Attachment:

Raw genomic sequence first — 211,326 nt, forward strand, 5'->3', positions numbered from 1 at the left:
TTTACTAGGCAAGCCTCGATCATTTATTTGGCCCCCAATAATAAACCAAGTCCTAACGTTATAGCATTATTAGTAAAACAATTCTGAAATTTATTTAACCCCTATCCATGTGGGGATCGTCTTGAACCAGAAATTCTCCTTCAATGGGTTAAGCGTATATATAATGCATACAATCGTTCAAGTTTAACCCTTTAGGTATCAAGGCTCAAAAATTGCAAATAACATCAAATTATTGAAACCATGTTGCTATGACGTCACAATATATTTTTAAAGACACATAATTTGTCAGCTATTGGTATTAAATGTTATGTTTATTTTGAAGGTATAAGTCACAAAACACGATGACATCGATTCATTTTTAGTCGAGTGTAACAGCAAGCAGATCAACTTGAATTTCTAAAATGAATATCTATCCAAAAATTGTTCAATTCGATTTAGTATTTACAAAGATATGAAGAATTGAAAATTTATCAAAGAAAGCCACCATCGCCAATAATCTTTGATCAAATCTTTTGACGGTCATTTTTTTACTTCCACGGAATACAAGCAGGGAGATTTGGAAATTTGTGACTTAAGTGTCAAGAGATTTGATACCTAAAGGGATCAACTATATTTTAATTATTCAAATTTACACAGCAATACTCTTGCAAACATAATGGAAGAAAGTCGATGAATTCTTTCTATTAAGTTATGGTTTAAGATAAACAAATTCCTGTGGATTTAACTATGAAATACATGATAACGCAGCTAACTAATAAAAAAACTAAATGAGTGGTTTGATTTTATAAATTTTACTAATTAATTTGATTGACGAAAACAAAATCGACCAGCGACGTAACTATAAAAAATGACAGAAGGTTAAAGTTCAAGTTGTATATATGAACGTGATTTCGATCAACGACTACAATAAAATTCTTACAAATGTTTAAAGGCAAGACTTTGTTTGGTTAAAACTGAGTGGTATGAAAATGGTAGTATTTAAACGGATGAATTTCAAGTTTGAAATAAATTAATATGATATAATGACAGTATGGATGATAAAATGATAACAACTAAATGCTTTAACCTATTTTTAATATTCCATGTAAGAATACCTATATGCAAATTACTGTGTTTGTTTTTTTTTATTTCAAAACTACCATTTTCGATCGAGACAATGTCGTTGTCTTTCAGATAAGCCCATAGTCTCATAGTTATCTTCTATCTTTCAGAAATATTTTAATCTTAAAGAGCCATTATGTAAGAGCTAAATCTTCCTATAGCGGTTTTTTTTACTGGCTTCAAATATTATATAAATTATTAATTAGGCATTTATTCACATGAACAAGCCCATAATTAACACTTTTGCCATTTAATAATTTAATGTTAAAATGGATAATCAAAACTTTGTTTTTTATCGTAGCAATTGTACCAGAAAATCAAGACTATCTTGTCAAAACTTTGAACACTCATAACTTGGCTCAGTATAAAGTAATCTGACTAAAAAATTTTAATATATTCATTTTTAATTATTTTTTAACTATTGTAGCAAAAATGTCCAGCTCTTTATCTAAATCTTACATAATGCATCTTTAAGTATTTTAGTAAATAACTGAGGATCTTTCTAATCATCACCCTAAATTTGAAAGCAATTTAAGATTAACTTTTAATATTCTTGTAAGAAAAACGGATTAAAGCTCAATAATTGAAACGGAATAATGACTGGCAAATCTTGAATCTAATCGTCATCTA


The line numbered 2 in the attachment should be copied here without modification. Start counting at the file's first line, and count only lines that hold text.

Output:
TTTACTAGGCAAGCCTCGATCATTTATTTGGCCCCCAATAATAAACCAAGTCCTAACGTTATAGCATTATTAGTAAAACAATTCTGAAATTTATTTAACCCCTATCCATGTGGGGATCGTCTTGAACCAGAAATTCTCCTTCAATGGGTTAAGCGTATATATAATGCATACAATCGTTCAAGTTTAACCCTTTAGGTATCAAGGCTCAAAAATTGCAAATAACATCAAATTATTGAAACCATGTTGCTATGACGTCACAATATATTTTTAAAGACACATAATTTGTCAGCTATTGGTATTAAATGTTATGTTTATTTTGAAGGTATAAGTCACAAAACACGATGACATCGATTCATTTTTAGTCGAGTGTAACAGCAAGCAGATCAACTTGAATTTCTAAAATGAATATCTATCCAAAAATTGTTCAATTCGATTTAGTATTTACAAAGATATGAAGAATTGAAAATTTATCAAAGAAAGCCACCATCGCCAATAATCTTTGATCAAATCTTTTGACGGTCATTTTTTTACTTCCACGGAATACAAGCAGGGAGATTTGGAAATTTGTGACTTAAGTGTCAAGAGATTTGATACCTAAAGGGATCAACTATATTTTAATTATTCAAATTTACACAGCAATACTCTTGCAAACATAATGGAAGAAAGTCGATGAATTCTTTCTATTAAGTTATGGTTTAAGATAAACAAATTCCTGTGGATTTAACTATGAAATACATGATAACGCAGCTAACTAATAAAAAAACTAAATGAGTGGTTTGATTTTATAAATTTTACTAATTAATTTGATTGACGAAAACAAAATCGACCAGCGACGTAACTATAAAAAATGACAGAAGGTTAAAGTTCAAGTTGTATATATGAACGTGATTTCGATCAACGACTACAATAAAATTCTTACAAATGTTTAAAGGCAAGACTTTGTTTGGTTAAAACTGAGTGGTATGAAAATGGTAGTATTTAAACGGATGAATTTCAAGTTTGAAATAAATTAATATGATATAATGACAGTATGGATGATAAAATGATAACAACTAAATGCTTTAACCTATTTTTAATATTCCATGTAAGAATACCTATATGCAAATTACTGTGTTTGTTTTTTTTTATTTCAAAACTACCATTTTCGATCGAGACAATGTCGTTGTCTTTCAGATAAGCCCATAGTCTCATAGTTATCTTCTATCTTTCAGAAATATTTTAATCTTAAAGAGCCATTATGTAAGAGCTAAATCTTCCTATAGCGGTTTTTTTTACTGGCTTCAAATATTATATAAATTATTAATTAGGCATTTATTCACATGAACAAGCCCATAATTAACACTTTTGCCATTTAATAATTTAATGTTAAAATGGATAATCAAAACTTTGTTTTTTATCGTAGCAATTGTACCAGAAAATCAAGACTATCTTGTCAAAACTTTGAACACTCATAACTTGGCTCAGTATAAAGTAATCTGACTAAAAAATTTTAATATATTCATTTTTAATTATTTTTTAACTATTGTAGCAAAAATGTCCAGCTCTTTATCTAAATCTTACATAATGCATCTTTAAGTATTTTAGTAAATAACTGAGGATCTTTCTAATCATCACCCTAAATTTGAAAGCAATTTAAGATTAACTTTTAATATTCTTGTAAGAAAAACGGATTAAAGCTCAATAATTGAAACGGAATAATGACTGGCAAATCTTGAATCTAATCGTCATCTA